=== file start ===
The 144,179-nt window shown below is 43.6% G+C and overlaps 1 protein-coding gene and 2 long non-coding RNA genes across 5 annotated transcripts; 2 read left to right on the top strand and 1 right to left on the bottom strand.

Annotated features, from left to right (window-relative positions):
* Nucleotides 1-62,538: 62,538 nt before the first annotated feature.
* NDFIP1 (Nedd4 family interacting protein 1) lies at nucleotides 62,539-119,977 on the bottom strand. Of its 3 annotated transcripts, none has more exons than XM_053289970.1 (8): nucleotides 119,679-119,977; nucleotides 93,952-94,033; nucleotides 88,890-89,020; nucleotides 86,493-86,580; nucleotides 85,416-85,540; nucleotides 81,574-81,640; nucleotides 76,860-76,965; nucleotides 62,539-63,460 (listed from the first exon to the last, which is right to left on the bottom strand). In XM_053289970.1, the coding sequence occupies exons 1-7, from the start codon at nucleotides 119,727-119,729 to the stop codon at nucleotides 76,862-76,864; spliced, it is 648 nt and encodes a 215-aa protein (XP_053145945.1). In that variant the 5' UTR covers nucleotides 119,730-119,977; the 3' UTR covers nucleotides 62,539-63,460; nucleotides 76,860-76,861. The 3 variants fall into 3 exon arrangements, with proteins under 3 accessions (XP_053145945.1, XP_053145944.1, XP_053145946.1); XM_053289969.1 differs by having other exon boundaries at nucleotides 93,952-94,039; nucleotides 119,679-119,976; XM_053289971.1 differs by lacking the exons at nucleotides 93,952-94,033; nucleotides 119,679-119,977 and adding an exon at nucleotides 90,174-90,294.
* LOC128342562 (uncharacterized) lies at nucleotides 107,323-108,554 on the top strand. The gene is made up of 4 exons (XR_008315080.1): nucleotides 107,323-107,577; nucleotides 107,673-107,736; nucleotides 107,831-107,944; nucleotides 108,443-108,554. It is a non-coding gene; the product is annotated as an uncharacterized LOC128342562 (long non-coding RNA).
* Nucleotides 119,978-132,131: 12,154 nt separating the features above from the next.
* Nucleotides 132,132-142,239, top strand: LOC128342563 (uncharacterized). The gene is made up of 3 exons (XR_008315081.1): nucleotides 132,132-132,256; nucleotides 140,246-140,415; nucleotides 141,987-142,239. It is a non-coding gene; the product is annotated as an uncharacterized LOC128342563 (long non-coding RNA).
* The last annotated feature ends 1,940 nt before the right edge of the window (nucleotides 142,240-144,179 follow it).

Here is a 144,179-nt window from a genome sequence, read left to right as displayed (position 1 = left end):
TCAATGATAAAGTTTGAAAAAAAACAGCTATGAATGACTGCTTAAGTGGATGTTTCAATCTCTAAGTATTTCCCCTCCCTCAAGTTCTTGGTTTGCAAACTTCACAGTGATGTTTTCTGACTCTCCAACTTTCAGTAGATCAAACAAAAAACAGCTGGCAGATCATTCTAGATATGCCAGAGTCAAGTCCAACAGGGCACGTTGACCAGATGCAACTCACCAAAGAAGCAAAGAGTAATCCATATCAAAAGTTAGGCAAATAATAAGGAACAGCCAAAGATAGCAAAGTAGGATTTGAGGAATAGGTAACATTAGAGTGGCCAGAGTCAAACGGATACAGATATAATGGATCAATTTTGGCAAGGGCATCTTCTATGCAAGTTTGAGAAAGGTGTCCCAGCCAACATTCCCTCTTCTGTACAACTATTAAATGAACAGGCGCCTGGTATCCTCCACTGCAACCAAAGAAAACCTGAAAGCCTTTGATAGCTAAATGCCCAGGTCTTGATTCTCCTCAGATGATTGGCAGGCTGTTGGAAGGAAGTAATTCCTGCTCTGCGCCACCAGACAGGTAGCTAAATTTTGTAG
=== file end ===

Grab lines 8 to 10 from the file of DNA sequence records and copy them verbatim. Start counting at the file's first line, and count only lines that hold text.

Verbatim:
* The last annotated feature ends 1,940 nt before the right edge of the window (nucleotides 142,240-144,179 follow it).

Here is a 144,179-nt window from a genome sequence, read left to right as displayed (position 1 = left end):
TCAATGATAAAGTTTGAAAAAAAACAGCTATGAATGACTGCTTAAGTGGATGTTTCAATCTCTAAGTATTTCCCCTCCCTCAAGTTCTTGGTTTGCAAACTTCACAGTGATGTTTTCTGACTCTCCAACTTTCAGTAGATCAAACAAAAAACAGCTGGCAGATCATTCTAGATATGCCAGAGTCAAGTCCAACAGGGCACGTTGACCAGATGCAACTCACCAAAGAAGCAAAGAGTAATCCATATCAAAAGTTAGGCAAATAATAAGGAACAGCCAAAGATAGCAAAGTAGGATTTGAGGAATAGGTAACATTAGAGTGGCCAGAGTCAAACGGATACAGATATAATGGATCAATTTTGGCAAGGGCATCTTCTATGCAAGTTTGAGAAAGGTGTCCCAGCCAACATTCCCTCTTCTGTACAACTATTAAATGAACAGGCGCCTGGTATCCTCCACTGCAACCAAAGAAAACCTGAAAGCCTTTGATAGCTAAATGCCCAGGTCTTGATTCTCCTCAGATGATTGGCAGGCTGTTGGAAGGAAGTAATTCCTGCTCTGCGCCACCAGACAGGTAGCTAAATTTTGTAG